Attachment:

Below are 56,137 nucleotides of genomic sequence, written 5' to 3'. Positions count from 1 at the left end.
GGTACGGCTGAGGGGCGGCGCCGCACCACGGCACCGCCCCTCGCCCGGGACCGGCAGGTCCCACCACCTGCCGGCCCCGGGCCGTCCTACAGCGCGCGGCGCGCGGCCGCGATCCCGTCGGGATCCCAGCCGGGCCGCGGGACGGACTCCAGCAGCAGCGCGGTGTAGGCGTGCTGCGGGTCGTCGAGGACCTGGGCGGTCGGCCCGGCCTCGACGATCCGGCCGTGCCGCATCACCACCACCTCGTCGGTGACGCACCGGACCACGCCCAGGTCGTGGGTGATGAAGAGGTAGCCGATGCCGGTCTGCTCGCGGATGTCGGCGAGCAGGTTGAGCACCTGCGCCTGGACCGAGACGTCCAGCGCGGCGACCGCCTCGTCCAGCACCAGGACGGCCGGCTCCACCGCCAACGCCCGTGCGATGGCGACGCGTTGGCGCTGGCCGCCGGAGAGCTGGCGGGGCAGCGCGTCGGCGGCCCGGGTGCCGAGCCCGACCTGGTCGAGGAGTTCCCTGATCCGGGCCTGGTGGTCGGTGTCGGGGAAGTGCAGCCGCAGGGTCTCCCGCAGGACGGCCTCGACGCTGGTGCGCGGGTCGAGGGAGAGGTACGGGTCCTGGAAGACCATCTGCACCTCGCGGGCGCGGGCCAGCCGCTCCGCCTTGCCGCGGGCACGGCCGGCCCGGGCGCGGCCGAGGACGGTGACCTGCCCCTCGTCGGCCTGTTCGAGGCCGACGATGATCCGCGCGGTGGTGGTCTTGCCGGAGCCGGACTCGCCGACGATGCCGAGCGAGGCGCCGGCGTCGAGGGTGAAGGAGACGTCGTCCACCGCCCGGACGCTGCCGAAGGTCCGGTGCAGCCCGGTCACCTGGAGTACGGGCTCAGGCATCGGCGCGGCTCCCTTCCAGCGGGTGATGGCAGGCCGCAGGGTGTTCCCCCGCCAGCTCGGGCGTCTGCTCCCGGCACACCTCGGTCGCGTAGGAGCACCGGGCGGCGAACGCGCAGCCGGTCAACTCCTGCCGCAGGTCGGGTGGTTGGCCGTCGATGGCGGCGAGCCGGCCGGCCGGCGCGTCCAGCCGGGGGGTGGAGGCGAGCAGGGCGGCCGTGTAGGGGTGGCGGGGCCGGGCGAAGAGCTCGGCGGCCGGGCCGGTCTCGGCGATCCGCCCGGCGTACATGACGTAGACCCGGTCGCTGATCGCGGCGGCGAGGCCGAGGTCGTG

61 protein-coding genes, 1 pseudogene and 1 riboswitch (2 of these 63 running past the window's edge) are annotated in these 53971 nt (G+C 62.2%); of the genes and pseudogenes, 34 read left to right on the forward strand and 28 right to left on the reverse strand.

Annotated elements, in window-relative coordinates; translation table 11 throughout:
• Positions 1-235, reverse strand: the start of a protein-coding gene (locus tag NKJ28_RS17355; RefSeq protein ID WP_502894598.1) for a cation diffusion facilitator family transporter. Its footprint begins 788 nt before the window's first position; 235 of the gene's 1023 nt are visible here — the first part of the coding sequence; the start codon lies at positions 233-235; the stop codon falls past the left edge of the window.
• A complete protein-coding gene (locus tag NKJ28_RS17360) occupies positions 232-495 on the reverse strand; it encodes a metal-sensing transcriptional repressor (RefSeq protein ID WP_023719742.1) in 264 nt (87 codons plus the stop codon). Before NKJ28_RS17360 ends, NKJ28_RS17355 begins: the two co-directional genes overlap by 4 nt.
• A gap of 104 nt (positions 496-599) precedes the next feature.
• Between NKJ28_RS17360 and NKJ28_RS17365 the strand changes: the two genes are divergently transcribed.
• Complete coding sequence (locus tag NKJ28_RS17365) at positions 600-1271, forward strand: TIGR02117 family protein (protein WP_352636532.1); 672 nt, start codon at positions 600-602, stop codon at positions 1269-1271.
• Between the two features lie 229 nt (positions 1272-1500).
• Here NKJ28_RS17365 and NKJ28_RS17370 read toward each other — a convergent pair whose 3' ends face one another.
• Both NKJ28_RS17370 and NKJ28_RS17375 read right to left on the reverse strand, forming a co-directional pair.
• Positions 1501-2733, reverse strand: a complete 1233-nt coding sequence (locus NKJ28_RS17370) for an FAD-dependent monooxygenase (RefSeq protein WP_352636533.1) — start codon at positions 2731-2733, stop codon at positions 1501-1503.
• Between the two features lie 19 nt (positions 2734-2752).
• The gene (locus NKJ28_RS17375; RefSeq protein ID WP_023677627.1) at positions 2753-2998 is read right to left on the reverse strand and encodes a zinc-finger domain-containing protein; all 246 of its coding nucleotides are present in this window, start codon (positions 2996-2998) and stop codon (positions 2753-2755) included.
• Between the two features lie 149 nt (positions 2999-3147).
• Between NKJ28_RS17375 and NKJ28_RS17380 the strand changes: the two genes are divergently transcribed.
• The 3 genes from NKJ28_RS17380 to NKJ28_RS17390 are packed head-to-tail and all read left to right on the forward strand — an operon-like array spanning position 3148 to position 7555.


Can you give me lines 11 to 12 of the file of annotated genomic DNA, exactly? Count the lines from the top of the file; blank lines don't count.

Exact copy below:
• Here NKJ28_RS17365 and NKJ28_RS17370 read toward each other — a convergent pair whose 3' ends face one another.
• Both NKJ28_RS17370 and NKJ28_RS17375 read right to left on the reverse strand, forming a co-directional pair.